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Blood in the sperm – what does that mean exactly?

Hemospermia is the clinical name given when there is blood in the sperm. Seeing blood in your sperm can be alarming. And while the presence of blood in your sperm may be cause for concern, it is generally not serious and does not require an immediate medical examination.

The presence of blood in the sperm is generally not a sign of prostate cancer and does not affect sexual function. Blood is most often noticed in semen right after ejaculation. The sperm may be pink or red, or even brownish if the bleeding is old.

The most and least frequent causes

Most cases of blood in semen are idiopathic, that is, they happen without warning, and doctors cannot determine the cause. These cases resolve spontaneously within a few days to a few months. This could be due to the minor rupture of small blood vessels in the seminal vesicles.

The most common cause is from a prostate biopsy. The bleeding may last a few weeks after this procedure. Bleeding can also occur after a vasectomy, where there is sometimes a small amount of blood in the semen during the first ejaculation(s).

Less common causes may include benign prostatic hyperplasia (BPH), a bacterial infection in the prostate or urethra, the presence of a sexually transmitted infection1 or, very rarely, the presence of cancer of the prostate.

When to consult

Before 40 years of age, the causes are essentially infectious and benign, not requiring a visit to a specialist in urology2. After this age, a more detailed examination is necessary for men who have symptoms lasting more than a month or who have abnormal results following examinations by the doctor.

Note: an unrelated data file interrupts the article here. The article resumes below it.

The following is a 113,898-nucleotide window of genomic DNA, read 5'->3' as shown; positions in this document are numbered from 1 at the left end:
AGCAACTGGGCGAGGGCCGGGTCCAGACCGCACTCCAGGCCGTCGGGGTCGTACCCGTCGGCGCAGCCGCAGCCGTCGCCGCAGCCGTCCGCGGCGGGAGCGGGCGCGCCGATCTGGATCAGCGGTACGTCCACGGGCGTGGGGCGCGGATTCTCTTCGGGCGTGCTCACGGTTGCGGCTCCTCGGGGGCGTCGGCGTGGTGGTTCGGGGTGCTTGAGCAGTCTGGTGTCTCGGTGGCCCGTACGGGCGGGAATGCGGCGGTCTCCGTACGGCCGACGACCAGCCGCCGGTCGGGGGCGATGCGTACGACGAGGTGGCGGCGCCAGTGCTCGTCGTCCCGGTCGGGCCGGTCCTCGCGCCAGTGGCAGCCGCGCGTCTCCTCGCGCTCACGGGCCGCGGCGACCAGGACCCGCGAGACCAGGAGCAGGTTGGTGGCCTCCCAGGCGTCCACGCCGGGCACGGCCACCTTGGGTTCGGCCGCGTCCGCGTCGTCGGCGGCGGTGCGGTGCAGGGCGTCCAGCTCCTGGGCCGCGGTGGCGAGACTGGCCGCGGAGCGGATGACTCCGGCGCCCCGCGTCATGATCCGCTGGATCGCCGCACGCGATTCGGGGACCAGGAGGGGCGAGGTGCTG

For example, doctors examine the genitals for redness, lump, or tenderness. A digital rectal exam is done to detect an enlarged prostate, prostate tenderness, or the presence of a lump. A sperm analysis is rarely done.

Finally, the treatment targets the cause if it is known. Often no treatment is needed, and the blood spontaneously disappears.

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Take the time to visit each of our pages on this website, as well as our YouTube channel, in order to get familiar with the disease with our expert lectures, our section on available resources, the support that is offered to you.

Do you have any questions or concerns? Above all, do not hesitate. Contact us at 1 855 899-2873 to discuss with a nurse specializing in uro-oncology. It’s simple and free, like all our services.

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Sources et references
1.Drake T, Hanna L, Davies M, Haematospermia[archive], BMJ, 2016;355:i5124
2.Ahmad I, Krishna NS, Hemospermia[archive], J Urol, 2007;177:1613-8

Written by PROCURE. © All rights reserved – 2020

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